One of the things that I learned from working at Teen Vogue is that editors are often willing to take meetings with up-and-coming young people to offer advice. There’s a right way and a wrong way to go about this—you can email the editor once, politely asking for 15 minutes of someone’s time over the phone or in person, and then follow up once. Beyond that, you might be pestering. If they say yes, show up on time, with questions prepared, and please make sure you’ve read the latest issue of the magazine and/or the site’s last couple days’ of content. Also, Google the person you’re meeting with and make sure you’re familiar with their body of work. More often than not, impressing someone simply means taking the time to genuinely appreciate the work they’re doing—not wearing the great outfit or having the killer résumé.

 

Entry-level jobs are, in my experience, the most fun to fill. I once received an email that was made as a GIF Listicle of 10 reasons that person was perfect for the job, and I laughed out loud (in a good way!) the entire time I read it. Entry-level positions require a can-do attitude, which sounds so contrived, but it can really mean anything—from attending the epic Kendall Jenner event because your editor got busy, to processing a month’s worth of invoices. The best thing you can project in an interview is a willingness to bite off more than you can chew. In this industry, your actual role is never limited to the bullet points on HR’s job description. Beyond that, you wouldn’t believe how many people I’ve met with who cannot answer a single question about what TeenVogue.com published in the past week, or what their favorite photo shoot has been in the magazine (beyond, of course, the cover sitting on my desk). That’s a non-starter… know your product before you sit down to be hired.

 

In terms of knowing if someone is the right fit, I always follow our editor-in-chief, Amy Astley’s rule. A lot of managers tend to hire specifically for one role without anticipating the future. Amy hires people who she knows will grow. I now understand a little bit about why—it’s rewarding to see members of my staff shine bright and, now, hire their own people and become their own managers. If your résumé can show me that you’ve managed an internship and a job, or that you started freelance writing while you were still in college, or you have an epic Tumblr with a great voice, I am already seeing potential. Ambition cannot be taught—but it can definitely be spotted.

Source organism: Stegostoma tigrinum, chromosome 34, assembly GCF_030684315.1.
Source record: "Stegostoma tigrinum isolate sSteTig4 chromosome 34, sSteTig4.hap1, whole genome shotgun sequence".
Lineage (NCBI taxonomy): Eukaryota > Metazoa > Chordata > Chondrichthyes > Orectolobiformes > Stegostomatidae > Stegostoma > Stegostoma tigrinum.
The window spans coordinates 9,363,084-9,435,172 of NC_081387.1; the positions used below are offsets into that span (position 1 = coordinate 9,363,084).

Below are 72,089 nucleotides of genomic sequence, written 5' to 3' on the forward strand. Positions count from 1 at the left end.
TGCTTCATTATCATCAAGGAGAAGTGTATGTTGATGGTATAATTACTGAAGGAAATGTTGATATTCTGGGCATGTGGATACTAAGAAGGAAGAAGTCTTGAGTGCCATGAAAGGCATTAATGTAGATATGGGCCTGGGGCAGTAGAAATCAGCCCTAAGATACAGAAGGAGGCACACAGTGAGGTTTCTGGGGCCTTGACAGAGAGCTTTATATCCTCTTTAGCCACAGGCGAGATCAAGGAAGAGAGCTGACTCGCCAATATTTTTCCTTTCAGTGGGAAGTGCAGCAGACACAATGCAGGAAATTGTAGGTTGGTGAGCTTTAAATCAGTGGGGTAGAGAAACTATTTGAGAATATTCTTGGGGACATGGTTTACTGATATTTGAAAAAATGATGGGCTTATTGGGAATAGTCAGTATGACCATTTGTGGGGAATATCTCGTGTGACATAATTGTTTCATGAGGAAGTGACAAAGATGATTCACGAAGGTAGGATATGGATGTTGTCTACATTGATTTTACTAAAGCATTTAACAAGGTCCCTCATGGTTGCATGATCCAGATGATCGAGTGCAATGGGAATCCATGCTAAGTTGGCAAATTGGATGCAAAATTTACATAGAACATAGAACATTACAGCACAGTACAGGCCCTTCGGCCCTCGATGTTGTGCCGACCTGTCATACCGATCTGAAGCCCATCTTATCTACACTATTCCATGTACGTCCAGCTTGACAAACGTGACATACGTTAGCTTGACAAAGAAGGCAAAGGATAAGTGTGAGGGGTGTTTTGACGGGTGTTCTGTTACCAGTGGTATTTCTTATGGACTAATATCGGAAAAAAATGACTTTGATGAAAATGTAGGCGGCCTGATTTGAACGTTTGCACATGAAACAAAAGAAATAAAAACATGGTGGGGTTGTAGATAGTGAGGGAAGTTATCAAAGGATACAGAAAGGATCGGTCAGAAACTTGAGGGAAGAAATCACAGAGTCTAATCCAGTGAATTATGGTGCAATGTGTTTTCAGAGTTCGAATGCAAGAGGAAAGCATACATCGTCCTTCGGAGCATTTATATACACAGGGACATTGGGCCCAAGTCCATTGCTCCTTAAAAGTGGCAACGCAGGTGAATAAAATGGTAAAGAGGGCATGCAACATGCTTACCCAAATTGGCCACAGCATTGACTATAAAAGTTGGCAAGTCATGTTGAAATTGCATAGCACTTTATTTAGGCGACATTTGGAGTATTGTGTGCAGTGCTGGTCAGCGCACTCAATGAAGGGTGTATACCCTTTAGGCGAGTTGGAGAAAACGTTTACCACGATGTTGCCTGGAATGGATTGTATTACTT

To apply for a job, do your research (it’s not hard in the age of Instagram and Twitter) to make an educated guess about who the hiring editor is for the role. Submit through the traditional way, of course, with Human Resources, but never be afraid to email the editor with your resumé and a personalized note expressing your interest. And another thing? We don’t have to have a job posting to be hiring. One of our freelance writers was doing such an astounding job covering sexual health and gender identity that I decided to hire her as our Wellness Editor before the job even became public. In fact, she just launched Teen Vogue’s first-ever Wellness vertical! You never know what could happen, but in my best experience, good, timely, and efficient work will eventually pay off.”